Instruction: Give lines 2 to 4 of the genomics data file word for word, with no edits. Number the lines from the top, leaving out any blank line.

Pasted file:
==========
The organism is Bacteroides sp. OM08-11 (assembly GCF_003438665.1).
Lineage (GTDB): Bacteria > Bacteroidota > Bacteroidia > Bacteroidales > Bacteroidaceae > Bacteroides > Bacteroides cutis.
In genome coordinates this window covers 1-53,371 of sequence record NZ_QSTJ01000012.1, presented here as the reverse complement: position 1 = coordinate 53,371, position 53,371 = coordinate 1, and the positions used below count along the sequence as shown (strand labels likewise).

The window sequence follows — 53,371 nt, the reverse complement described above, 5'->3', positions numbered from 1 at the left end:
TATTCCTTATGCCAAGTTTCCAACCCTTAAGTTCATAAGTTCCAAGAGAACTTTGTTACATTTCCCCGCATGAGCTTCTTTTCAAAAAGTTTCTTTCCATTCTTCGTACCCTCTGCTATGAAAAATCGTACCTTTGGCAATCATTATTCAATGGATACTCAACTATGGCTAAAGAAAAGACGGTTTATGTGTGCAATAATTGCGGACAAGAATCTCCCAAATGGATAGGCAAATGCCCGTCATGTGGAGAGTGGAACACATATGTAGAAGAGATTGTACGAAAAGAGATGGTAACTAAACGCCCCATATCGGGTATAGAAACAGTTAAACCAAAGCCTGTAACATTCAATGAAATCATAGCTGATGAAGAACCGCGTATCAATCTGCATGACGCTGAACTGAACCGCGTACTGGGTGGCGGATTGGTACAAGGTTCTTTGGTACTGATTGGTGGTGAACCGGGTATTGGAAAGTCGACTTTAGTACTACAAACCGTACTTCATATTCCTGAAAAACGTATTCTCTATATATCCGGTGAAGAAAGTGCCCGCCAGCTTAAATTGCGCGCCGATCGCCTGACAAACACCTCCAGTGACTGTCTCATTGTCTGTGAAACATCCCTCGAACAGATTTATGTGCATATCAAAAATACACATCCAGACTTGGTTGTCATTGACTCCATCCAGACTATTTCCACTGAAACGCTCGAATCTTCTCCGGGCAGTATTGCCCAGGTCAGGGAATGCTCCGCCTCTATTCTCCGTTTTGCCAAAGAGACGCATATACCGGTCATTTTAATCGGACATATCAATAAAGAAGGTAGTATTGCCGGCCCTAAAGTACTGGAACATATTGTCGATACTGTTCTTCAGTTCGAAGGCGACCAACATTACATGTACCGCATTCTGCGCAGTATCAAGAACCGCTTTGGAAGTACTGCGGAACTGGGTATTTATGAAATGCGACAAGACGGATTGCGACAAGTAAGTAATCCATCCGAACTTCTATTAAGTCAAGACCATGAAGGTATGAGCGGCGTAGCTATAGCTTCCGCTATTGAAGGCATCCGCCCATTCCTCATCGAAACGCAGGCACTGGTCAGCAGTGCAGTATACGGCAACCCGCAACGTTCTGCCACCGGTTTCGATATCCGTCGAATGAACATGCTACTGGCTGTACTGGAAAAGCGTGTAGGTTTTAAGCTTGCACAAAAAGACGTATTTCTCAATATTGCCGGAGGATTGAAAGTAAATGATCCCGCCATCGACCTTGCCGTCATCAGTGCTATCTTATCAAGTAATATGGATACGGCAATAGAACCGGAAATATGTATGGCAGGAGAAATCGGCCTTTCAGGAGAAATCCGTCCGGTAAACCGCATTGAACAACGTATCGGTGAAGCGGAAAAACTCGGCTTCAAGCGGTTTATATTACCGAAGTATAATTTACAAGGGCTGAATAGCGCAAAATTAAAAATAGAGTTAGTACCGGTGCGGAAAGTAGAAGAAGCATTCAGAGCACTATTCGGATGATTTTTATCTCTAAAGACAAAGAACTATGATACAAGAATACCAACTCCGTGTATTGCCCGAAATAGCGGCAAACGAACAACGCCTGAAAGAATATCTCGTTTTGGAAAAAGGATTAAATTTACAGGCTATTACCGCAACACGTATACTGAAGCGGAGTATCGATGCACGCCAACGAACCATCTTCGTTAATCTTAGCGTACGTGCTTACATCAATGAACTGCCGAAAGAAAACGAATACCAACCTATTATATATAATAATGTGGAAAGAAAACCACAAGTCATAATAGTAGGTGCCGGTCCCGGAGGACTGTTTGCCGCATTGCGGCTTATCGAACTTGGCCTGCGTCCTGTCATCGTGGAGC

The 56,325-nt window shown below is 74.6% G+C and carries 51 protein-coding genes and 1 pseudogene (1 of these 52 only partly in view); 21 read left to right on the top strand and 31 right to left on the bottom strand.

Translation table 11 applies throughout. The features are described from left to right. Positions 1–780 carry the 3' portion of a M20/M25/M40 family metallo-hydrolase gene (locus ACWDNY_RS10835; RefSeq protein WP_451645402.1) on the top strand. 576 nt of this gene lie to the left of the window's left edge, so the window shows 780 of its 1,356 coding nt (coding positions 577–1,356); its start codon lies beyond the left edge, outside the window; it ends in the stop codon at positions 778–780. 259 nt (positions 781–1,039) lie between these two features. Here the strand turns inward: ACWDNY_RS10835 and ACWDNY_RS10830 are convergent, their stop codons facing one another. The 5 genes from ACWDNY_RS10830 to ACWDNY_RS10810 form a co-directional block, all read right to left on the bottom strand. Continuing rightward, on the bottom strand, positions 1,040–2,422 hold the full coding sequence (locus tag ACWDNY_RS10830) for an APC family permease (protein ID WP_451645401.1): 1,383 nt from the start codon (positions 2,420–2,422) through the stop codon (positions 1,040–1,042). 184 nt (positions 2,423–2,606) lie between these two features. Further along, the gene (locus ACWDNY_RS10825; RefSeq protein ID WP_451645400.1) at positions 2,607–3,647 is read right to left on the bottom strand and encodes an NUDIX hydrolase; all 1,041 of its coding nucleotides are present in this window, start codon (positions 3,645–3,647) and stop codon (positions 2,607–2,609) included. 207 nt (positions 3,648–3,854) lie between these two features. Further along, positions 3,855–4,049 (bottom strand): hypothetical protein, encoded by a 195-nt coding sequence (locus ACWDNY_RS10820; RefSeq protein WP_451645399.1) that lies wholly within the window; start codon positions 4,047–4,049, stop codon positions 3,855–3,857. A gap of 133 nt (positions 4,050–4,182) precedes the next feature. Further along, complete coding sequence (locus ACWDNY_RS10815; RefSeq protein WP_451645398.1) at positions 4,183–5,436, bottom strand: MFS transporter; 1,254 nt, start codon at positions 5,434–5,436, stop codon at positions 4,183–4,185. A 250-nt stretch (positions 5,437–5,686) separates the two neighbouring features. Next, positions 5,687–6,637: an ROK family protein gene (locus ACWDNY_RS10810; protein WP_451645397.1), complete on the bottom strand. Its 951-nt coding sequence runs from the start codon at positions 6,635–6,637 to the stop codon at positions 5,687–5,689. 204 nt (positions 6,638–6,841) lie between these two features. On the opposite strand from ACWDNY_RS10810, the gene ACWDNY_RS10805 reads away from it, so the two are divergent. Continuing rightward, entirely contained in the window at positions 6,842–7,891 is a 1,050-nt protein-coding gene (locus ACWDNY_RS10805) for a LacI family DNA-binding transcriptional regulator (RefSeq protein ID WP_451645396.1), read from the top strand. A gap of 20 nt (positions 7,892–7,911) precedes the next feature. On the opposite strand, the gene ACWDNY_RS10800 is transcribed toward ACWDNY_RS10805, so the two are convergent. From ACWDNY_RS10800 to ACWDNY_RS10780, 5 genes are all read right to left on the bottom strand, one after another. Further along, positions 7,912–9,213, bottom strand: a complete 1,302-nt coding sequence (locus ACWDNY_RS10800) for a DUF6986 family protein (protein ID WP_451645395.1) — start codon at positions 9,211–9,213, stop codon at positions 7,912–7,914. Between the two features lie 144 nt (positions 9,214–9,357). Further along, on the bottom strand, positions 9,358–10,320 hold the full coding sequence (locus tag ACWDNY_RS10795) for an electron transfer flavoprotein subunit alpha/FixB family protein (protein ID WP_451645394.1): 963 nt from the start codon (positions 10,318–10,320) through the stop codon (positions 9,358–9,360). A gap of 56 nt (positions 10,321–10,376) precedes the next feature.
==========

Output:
Lineage (GTDB): Bacteria > Bacteroidota > Bacteroidia > Bacteroidales > Bacteroidaceae > Bacteroides > Bacteroides cutis.
In genome coordinates this window covers 1-53,371 of sequence record NZ_QSTJ01000012.1, presented here as the reverse complement: position 1 = coordinate 53,371, position 53,371 = coordinate 1, and the positions used below count along the sequence as shown (strand labels likewise).

The window sequence follows — 53,371 nt, the reverse complement described above, 5'->3', positions numbered from 1 at the left end: